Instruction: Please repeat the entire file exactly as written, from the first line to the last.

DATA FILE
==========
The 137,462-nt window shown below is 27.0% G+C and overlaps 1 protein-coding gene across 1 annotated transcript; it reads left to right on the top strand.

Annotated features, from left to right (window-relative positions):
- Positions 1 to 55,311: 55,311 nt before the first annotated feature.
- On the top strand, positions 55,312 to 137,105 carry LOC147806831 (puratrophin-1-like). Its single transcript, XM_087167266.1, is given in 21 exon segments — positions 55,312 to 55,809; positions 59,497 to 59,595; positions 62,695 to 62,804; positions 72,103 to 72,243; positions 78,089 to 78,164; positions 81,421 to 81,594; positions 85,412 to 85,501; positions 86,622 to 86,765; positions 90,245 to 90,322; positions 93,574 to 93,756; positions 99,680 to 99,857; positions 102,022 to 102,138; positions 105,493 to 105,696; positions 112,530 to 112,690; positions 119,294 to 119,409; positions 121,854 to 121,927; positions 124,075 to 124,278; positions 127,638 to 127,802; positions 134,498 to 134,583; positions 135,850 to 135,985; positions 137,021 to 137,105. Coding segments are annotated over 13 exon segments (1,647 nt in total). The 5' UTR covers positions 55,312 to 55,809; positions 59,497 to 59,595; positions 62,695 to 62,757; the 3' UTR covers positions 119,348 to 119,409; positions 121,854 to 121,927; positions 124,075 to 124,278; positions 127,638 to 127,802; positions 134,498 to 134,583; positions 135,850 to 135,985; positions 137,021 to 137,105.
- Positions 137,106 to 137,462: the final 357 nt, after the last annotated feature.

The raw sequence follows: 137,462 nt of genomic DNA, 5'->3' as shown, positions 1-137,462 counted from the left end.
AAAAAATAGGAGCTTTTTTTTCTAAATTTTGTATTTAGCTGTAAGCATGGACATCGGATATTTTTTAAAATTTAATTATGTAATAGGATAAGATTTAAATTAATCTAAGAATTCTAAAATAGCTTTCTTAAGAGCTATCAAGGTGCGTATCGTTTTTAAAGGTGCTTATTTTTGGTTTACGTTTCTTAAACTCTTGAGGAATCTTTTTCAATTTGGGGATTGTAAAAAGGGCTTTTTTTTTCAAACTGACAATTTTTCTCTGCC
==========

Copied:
The 137,462-nt window shown below is 27.0% G+C and overlaps 1 protein-coding gene across 1 annotated transcript; it reads left to right on the top strand.

Annotated features, from left to right (window-relative positions):
- Positions 1 to 55,311: 55,311 nt before the first annotated feature.
- On the top strand, positions 55,312 to 137,105 carry LOC147806831 (puratrophin-1-like). Its single transcript, XM_087167266.1, is given in 21 exon segments — positions 55,312 to 55,809; positions 59,497 to 59,595; positions 62,695 to 62,804; positions 72,103 to 72,243; positions 78,089 to 78,164; positions 81,421 to 81,594; positions 85,412 to 85,501; positions 86,622 to 86,765; positions 90,245 to 90,322; positions 93,574 to 93,756; positions 99,680 to 99,857; positions 102,022 to 102,138; positions 105,493 to 105,696; positions 112,530 to 112,690; positions 119,294 to 119,409; positions 121,854 to 121,927; positions 124,075 to 124,278; positions 127,638 to 127,802; positions 134,498 to 134,583; positions 135,850 to 135,985; positions 137,021 to 137,105. Coding segments are annotated over 13 exon segments (1,647 nt in total). The 5' UTR covers positions 55,312 to 55,809; positions 59,497 to 59,595; positions 62,695 to 62,757; the 3' UTR covers positions 119,348 to 119,409; positions 121,854 to 121,927; positions 124,075 to 124,278; positions 127,638 to 127,802; positions 134,498 to 134,583; positions 135,850 to 135,985; positions 137,021 to 137,105.
- Positions 137,106 to 137,462: the final 357 nt, after the last annotated feature.

The raw sequence follows: 137,462 nt of genomic DNA, 5'->3' as shown, positions 1-137,462 counted from the left end.
AAAAAATAGGAGCTTTTTTTTCTAAATTTTGTATTTAGCTGTAAGCATGGACATCGGATATTTTTTAAAATTTAATTATGTAATAGGATAAGATTTAAATTAATCTAAGAATTCTAAAATAGCTTTCTTAAGAGCTATCAAGGTGCGTATCGTTTTTAAAGGTGCTTATTTTTGGTTTACGTTTCTTAAACTCTTGAGGAATCTTTTTCAATTTGGGGATTGTAAAAAGGGCTTTTTTTTTCAAACTGACAATTTTTCTCTGCC